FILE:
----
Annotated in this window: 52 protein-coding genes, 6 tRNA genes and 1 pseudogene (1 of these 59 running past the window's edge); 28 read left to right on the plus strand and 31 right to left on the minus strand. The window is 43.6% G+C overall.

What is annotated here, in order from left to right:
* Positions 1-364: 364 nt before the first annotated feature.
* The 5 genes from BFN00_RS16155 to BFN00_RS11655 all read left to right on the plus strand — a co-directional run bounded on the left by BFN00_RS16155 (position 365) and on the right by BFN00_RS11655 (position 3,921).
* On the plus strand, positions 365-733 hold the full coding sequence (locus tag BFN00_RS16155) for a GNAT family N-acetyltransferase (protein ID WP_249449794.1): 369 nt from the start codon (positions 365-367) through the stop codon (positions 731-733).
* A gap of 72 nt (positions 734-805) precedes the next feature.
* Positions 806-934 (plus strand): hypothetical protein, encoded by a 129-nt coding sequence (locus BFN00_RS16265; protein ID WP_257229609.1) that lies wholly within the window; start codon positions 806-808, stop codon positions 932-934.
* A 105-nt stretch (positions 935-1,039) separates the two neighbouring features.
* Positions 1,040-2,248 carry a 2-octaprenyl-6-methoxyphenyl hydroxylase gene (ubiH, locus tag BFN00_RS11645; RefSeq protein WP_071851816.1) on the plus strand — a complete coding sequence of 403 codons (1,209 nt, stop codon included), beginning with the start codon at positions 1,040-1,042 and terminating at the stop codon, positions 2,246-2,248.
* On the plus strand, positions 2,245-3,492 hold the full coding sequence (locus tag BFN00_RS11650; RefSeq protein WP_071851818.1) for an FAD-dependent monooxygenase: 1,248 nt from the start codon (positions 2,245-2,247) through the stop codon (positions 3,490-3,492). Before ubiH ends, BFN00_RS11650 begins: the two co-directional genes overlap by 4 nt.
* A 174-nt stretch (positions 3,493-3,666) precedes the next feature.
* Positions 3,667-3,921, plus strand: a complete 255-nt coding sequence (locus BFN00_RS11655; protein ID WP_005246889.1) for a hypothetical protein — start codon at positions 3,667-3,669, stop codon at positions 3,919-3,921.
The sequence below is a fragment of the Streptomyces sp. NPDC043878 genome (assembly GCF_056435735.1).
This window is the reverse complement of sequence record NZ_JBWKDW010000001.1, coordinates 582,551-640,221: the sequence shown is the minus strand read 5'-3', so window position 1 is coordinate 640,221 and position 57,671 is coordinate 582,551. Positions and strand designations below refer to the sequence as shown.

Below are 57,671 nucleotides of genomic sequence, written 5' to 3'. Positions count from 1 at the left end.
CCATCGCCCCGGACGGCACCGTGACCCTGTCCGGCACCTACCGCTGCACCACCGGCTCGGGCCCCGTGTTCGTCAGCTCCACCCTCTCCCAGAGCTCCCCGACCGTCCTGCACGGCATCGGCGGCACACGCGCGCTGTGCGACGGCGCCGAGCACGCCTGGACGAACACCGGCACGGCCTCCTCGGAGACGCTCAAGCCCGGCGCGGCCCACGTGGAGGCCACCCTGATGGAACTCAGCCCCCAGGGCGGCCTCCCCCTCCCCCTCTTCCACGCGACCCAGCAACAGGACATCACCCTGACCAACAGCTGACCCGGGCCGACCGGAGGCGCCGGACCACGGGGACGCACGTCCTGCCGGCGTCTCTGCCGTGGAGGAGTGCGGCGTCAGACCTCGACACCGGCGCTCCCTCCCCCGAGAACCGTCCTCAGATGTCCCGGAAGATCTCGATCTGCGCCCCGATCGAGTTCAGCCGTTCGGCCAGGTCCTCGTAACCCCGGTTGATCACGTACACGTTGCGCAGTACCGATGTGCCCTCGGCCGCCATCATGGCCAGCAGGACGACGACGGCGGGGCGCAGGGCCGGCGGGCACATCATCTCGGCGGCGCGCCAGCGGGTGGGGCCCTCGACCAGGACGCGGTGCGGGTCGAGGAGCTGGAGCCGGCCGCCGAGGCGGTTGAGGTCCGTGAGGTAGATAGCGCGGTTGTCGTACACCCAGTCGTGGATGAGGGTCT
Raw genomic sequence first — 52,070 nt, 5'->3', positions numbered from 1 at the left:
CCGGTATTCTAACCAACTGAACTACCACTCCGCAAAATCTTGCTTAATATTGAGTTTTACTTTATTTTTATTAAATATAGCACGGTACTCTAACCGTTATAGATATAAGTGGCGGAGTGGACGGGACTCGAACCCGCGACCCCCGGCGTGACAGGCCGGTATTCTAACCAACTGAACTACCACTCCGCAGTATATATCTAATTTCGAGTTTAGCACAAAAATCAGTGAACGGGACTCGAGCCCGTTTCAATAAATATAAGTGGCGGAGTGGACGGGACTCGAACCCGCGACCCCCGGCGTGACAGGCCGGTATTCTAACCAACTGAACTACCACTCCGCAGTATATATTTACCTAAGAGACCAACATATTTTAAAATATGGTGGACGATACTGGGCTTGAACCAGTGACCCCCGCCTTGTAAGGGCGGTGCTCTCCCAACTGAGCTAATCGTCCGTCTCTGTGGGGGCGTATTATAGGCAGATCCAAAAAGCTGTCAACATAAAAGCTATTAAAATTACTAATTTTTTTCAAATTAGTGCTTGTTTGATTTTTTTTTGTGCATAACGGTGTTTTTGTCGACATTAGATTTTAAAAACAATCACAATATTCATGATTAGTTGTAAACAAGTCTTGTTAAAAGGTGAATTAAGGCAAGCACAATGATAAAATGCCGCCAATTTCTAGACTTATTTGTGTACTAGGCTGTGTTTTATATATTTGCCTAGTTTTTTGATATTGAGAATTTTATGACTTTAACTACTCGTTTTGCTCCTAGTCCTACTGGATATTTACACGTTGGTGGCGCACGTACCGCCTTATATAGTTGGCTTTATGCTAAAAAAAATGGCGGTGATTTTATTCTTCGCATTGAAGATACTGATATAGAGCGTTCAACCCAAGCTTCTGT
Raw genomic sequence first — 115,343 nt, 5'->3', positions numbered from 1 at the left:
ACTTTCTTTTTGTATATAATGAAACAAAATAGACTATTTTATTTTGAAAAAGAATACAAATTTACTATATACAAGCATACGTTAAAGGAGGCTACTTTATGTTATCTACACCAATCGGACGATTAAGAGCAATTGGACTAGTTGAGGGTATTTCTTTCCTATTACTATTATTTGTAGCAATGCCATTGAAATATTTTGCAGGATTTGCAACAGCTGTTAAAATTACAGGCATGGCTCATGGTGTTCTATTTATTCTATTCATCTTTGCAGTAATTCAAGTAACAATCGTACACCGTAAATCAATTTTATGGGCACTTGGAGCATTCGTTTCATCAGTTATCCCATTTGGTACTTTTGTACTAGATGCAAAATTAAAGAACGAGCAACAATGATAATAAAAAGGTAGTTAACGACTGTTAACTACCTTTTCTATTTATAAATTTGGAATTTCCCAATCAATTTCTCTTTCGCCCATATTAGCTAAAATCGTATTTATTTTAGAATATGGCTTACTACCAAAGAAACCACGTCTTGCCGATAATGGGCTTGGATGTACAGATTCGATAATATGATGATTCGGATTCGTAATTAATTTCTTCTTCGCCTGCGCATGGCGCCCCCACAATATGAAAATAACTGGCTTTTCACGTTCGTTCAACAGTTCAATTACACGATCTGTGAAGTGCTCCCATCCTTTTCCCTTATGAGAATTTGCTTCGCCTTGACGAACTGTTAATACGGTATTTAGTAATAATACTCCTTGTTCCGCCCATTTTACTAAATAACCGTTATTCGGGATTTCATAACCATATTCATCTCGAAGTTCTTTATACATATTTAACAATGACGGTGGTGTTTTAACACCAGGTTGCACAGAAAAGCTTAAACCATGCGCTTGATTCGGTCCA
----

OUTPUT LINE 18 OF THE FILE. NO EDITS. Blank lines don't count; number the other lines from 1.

CCGGTATTCTAACCAACTGAACTACCACTCCGCAAAATCTTGCTTAATATTGAGTTTTACTTTATTTTTATTAAATATAGCACGGTACTCTAACCGTTATAGATATAAGTGGCGGAGTGGACGGGACTCGAACCCGCGACCCCCGGCGTGACAGGCCGGTATTCTAACCAACTGAACTACCACTCCGCAGTATATATCTAATTTCGAGTTTAGCACAAAAATCAGTGAACGGGACTCGAGCCCGTTTCAATAAATATAAGTGGCGGAGTGGACGGGACTCGAACCCGCGACCCCCGGCGTGACAGGCCGGTATTCTAACCAACTGAACTACCACTCCGCAGTATATATTTACCTAAGAGACCAACATATTTTAAAATATGGTGGACGATACTGGGCTTGAACCAGTGACCCCCGCCTTGTAAGGGCGGTGCTCTCCCAACTGAGCTAATCGTCCGTCTCTGTGGGGGCGTATTATAGGCAGATCCAAAAAGCTGTCAACATAAAAGCTATTAAAATTACTAATTTTTTTCAAATTAGTGCTTGTTTGATTTTTTTTTGTGCATAACGGTGTTTTTGTCGACATTAGATTTTAAAAACAATCACAATATTCATGATTAGTTGTAAACAAGTCTTGTTAAAAGGTGAATTAAGGCAAGCACAATGATAAAATGCCGCCAATTTCTAGACTTATTTGTGTACTAGGCTGTGTTTTATATATTTGCCTAGTTTTTTGATATTGAGAATTTTATGACTTTAACTACTCGTTTTGCTCCTAGTCCTACTGGATATTTACACGTTGGTGGCGCACGTACCGCCTTATATAGTTGGCTTTATGCTAAAAAAAATGGCGGTGATTTTATTCTTCGCATTGAAGATACTGATATAGAGCGTTCAACCCAAGCTTCTGT